A Memorial to The Founding of Arizona

The Wesley Bolin Memorial Plaza at the Arizona capitol in Phoenix has thousands of visitors every month. The memorials around the plaza tell the history of Arizona, from the original Native American settlers to the Spanish, and through our involvement in World War I, World War II, Korea, Vietnam, and operations Desert Storm and Enduring Freedom. It relates the importance of various people and groups who have impacted the area known as Arizona. But there is no memorial that describes how Arizona came into existence.

Arizona was born out of the Civil War and played a very important part in that war. Many school groups visit the Plaza every year, but they don’t learn how Arizona itself came about; the history of the Civil War is rarely taught in schools anymore. There is a Confederate Troops Memorial, but it does not provide any history. The Allied Orders of the Grand Army of the Republic (The Sons of Union Veterans of the Civil War, Auxiliary to the Sons of Union Veterans of the Civil War, Daughters of Union Veterans of the Civil War 1861-1865, Women’s Relief Corps, and Ladies of the Grand Army of the Republic) propose constructing a memorial to the Civil War and the creation of Arizona as we know it.

When the Civil War began, the area now known as Arizona was a part of the New Mexico Territory. In July 1861, Confederate forces from Texas entered the New Mexico Territory and defeated Union troops at Mesilla. The following month, the Confederate Territory of Arizona was declared, comprising the southern half of the New Mexico Territory, and the Confederate government formally recognized the Arizona Territory in February 1862.

The Confederate Army of New Mexico was organized in Texas in late 1861 and entered New Mexico in January 1862. It drove north, intending to capture the Colorado gold fields, and west, hoping to secure a route to the Pacific coast and its resources and ports; the Union blockade of Southern ports had effectively cut off trade for the South, stymying its ability to grow and conduct the war. Confederate President Jefferson Davis had overseen the Gadsden Purchase in 1853, which had added all of Arizona south of the Gila River, for the purpose of building a southern railway to the Pacific, and the military effort in 1862 sought to clear the path for that railway.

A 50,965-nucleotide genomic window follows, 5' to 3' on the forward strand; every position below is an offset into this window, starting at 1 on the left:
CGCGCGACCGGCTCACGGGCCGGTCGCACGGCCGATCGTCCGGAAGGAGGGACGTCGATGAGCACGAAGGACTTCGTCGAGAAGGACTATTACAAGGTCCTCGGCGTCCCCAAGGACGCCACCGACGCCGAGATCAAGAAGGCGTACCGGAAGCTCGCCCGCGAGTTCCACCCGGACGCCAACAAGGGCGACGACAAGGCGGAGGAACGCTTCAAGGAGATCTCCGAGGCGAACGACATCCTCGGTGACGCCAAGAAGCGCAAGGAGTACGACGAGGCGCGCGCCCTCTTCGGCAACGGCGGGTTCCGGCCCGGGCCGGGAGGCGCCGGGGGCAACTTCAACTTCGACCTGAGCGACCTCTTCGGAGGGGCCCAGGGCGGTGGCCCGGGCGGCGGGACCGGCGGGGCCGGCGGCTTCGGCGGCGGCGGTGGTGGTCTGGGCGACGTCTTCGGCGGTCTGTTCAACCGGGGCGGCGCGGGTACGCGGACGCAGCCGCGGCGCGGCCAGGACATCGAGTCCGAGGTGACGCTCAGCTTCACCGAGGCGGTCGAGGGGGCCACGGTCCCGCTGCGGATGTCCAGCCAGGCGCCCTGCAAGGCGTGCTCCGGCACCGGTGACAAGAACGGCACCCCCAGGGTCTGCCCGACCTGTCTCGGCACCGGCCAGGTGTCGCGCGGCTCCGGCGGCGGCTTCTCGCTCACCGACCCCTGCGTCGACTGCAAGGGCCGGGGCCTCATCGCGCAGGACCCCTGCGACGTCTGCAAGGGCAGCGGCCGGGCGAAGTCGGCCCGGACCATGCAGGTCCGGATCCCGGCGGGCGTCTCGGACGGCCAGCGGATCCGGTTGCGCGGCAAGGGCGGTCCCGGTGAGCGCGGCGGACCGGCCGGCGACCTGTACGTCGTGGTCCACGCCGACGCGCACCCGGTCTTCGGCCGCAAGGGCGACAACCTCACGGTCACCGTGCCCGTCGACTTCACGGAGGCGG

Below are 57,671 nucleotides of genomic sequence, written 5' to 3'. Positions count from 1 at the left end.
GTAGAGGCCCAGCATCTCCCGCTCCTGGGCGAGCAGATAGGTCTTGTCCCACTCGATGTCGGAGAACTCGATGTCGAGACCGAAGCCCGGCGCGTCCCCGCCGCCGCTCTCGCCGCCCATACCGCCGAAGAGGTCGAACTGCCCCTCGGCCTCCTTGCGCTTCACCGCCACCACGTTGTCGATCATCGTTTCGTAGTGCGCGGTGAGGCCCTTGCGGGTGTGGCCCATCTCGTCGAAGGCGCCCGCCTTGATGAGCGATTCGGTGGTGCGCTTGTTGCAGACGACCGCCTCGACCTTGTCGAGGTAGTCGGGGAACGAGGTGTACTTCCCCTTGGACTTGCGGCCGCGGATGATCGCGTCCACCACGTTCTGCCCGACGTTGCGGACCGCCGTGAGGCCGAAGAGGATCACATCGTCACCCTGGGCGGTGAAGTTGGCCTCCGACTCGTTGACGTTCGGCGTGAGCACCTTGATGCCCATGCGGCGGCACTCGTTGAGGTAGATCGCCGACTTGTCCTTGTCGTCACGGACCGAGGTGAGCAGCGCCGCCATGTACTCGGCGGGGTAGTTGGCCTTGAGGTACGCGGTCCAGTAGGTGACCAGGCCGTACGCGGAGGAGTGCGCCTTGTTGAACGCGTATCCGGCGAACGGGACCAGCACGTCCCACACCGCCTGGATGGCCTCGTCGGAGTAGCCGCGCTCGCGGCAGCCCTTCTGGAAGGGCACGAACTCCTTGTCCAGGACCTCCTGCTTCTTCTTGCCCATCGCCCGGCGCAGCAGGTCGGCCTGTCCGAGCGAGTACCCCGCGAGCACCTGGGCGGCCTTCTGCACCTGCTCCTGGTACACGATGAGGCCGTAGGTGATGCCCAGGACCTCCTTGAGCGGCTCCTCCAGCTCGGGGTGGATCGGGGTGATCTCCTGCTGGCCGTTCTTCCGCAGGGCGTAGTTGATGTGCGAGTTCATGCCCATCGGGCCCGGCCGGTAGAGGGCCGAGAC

The northern push to Colorado was stopped at the Battle of Glorieta Pass on March 28. In Arizona, Confederate troops got as far west as Stanwix Station, 80 miles from Yuma, where they were turned back by a Union Army raised in California, and then at the Battle of Picacho Pass on April 15, where 3 Union soldiers were killed. These two skirmishes were the western-most engagements of the Civil War and kept the Confederacy from expanding westward. By the end of July 1862, all Confederate troops had been pushed back into Texas, and New Mexico and Arizona remained under Union control through the rest of the war.

As a result of the Confederate incursion into the New Mexico Territory, the United States created the Territory of Arizona, comprised the western half of the New Mexico Territory, on February 24, 1863. Except for the southern tip of Nevada, which was transferred from Arizona to Nevada in 1867, the Arizona Territory encompassed the same boundaries as the current State of Arizona.

A memorial to the Civil War in Arizona on Wesley Bolin Memorial Plaza will help provide a more complete picture of the history of Arizona. The Allied Orders have designed an obelisk memorial that will be about 6 feet tall, have the history of the formation of Arizona on one side, a recounting of the Civil War in Arizona on another side, a recognition of the Union soldiers who died in Arizona during the Civil War on a third side, and the history of the Grand Army of the Republic in Arizona on the fourth side.

Please contact your Arizona state senators and representatives and ask them to support a bill to authorize the monument.

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